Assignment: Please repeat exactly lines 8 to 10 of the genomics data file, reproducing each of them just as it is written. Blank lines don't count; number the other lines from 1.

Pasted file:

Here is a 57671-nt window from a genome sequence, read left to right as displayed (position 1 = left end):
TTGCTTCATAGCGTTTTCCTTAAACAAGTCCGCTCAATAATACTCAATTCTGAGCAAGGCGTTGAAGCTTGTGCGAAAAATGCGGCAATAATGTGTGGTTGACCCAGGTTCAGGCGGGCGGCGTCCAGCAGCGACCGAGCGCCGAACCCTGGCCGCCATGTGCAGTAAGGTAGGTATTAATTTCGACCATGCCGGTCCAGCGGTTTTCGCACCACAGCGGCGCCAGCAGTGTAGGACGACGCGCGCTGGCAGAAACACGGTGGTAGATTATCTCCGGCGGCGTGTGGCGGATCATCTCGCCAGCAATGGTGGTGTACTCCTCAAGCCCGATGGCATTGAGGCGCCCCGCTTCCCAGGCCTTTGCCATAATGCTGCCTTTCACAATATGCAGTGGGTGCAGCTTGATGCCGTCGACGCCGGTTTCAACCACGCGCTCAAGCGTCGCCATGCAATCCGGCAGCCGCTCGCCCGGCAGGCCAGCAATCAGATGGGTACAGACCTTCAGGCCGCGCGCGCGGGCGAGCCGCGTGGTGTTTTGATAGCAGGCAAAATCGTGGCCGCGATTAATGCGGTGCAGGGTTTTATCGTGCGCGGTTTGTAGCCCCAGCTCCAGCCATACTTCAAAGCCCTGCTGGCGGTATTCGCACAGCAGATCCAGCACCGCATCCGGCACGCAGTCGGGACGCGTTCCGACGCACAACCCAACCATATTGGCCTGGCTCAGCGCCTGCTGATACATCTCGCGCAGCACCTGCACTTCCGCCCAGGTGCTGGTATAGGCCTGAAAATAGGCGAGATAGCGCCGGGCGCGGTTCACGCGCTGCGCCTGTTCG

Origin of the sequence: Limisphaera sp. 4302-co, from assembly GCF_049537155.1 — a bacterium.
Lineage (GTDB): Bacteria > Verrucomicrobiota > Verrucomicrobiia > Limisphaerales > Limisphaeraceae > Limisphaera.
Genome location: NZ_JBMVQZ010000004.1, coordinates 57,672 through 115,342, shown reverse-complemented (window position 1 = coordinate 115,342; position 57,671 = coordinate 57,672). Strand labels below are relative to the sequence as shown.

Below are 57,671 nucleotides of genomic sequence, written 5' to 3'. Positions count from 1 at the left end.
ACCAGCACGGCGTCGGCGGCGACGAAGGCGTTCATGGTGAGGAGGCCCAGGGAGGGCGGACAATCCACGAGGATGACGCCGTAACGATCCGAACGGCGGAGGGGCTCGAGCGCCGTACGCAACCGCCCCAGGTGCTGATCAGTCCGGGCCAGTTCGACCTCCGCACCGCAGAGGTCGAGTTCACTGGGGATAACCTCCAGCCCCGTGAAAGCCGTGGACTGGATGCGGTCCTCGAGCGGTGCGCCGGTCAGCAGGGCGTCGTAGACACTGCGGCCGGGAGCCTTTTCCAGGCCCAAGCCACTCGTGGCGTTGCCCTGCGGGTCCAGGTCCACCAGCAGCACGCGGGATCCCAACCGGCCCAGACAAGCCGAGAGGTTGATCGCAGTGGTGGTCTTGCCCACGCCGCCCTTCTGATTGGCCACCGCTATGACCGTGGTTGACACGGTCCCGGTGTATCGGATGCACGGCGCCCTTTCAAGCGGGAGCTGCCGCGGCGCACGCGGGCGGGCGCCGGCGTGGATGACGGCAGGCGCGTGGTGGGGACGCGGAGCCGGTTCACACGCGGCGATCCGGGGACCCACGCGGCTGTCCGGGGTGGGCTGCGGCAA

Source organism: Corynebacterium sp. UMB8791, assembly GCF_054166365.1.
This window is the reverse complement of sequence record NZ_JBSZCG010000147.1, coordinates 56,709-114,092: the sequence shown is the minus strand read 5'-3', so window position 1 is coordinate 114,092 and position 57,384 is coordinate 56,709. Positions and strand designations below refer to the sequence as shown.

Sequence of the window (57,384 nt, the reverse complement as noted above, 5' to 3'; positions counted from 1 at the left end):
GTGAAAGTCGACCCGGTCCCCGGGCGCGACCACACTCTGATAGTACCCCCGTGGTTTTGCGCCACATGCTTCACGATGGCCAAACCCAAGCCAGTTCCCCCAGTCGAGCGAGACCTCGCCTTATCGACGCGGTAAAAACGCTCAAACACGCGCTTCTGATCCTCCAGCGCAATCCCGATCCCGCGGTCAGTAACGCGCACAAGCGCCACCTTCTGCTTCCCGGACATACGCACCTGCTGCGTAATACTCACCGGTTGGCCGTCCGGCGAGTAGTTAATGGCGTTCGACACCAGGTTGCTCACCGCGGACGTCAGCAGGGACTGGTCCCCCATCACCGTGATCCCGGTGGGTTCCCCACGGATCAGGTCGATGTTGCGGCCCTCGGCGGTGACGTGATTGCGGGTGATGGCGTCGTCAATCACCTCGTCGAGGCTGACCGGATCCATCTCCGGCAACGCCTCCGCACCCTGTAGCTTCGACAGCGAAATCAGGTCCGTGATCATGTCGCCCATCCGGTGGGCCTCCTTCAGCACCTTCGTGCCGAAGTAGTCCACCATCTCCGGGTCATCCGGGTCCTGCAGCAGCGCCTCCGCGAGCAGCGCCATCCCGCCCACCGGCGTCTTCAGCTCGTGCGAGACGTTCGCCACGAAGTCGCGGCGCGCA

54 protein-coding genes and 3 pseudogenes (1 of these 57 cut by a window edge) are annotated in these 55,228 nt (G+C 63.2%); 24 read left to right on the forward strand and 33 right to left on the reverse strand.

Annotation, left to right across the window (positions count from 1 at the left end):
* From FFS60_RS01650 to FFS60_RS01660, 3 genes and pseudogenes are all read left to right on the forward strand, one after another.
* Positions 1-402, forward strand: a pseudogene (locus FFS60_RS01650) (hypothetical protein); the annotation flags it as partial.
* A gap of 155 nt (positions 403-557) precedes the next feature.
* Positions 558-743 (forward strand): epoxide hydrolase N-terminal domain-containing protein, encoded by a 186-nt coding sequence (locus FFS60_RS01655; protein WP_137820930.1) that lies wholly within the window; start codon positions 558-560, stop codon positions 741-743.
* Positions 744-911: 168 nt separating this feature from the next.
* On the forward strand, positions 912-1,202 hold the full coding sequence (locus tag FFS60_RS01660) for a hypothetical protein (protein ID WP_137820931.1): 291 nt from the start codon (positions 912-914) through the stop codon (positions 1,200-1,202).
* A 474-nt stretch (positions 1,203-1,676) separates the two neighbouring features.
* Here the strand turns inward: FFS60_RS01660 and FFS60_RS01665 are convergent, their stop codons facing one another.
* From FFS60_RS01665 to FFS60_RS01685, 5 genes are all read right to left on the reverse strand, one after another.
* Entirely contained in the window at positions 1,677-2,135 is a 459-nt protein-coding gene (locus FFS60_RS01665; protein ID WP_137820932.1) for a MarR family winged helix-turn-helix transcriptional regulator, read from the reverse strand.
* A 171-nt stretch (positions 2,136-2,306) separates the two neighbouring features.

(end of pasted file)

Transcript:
Source organism: Corynebacterium sp. UMB8791, assembly GCF_054166365.1.
This window is the reverse complement of sequence record NZ_JBSZCG010000147.1, coordinates 56,709-114,092: the sequence shown is the minus strand read 5'-3', so window position 1 is coordinate 114,092 and position 57,384 is coordinate 56,709. Positions and strand designations below refer to the sequence as shown.

Sequence of the window (57,384 nt, the reverse complement as noted above, 5' to 3'; positions counted from 1 at the left end):